IMG_5031IMG_5032

The resulting cuff:

IMG_5027

The pants are not finished yet. I’ve made a waistband from muslin. The waistband is wide, 7.5 cm (3 inch). The pattern provides a rectangle pattern piece. This is not working on me when the waistband is a normal height, let alone on a waistband twice as high.

Making the waistband from muslin first gives me the opportunity to pin it to my shape. In this picture you can see there’s quite a bit of shaping involved.

IMG_5034

Also I cut the back waist with a very generous seam allowance as I know that’s where I often need to change. I needed an extra 1.5-2 cm. My next step is to make a pattern piece of the waistband.

IMG_5035

It’s King’s day today in The Netherlands, which means it’s a national holiday and lots of flags with an orange banner in the streets. Orange being the name and colour of our royal family.

P4270132

Comments

  1. Hope the pants end up being flattering for you. The cuff is nice, not too wide.

    ReplyDelete
  2. Happy Kings Day! The cuff looks like a great proportion which is what I think Style Arc usually does so well.

    ReplyDelete
  3. These pants are on my radar, so this is SO helpful. I often wonder if StyleArc would be even more successful if they paid more attention to their instructions! I sew quite a few of their patterns but only now that I'm more experienced. And still, I avoid some of their more involved patterns because their instructions often make no sense. (I wish they would at least spellcheck!) Looking forward to the finished pants.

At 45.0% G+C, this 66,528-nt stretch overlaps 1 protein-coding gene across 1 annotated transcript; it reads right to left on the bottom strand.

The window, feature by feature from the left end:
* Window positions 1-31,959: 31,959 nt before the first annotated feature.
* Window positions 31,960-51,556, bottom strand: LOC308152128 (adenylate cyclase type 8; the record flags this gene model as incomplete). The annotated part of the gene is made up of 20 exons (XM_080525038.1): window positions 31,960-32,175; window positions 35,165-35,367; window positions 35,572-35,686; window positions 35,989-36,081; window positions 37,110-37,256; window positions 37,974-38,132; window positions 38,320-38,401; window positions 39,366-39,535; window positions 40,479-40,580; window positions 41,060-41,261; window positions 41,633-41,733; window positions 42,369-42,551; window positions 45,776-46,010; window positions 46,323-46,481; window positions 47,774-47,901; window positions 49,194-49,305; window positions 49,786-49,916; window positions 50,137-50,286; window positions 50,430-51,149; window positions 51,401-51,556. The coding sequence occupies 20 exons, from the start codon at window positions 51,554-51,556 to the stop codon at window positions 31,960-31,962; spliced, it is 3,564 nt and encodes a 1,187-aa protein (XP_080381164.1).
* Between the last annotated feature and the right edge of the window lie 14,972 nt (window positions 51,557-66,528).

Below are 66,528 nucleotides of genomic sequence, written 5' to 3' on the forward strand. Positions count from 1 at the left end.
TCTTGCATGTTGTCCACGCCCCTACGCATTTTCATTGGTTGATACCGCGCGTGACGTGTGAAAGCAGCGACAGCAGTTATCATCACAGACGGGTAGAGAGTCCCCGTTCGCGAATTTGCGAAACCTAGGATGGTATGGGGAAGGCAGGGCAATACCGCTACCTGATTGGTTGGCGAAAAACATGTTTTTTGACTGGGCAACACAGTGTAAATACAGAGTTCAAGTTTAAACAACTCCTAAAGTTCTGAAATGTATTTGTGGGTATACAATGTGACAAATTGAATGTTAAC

ReplyDelete
  4. I have just taken a Craftsy course on pants fitting, using a Vogue pattern with a wide curved waistband. It has opened my eyes to how much easier it is to fit than a straight one, especially to someone like me with a tummy. All my pants will now have curved waistbands. Happy King's Day.

    ReplyDelete

Post a Comment

It's always nice to have feedback on what I'm posting about. All comments, also positive criticism, are always highly appreciated.
Leuk als je een berichtje schrijft, altijd leuk om te lezen, ook opbouwende kritiek!

Popular posts from this blog

How to sew a sleeveless top with facings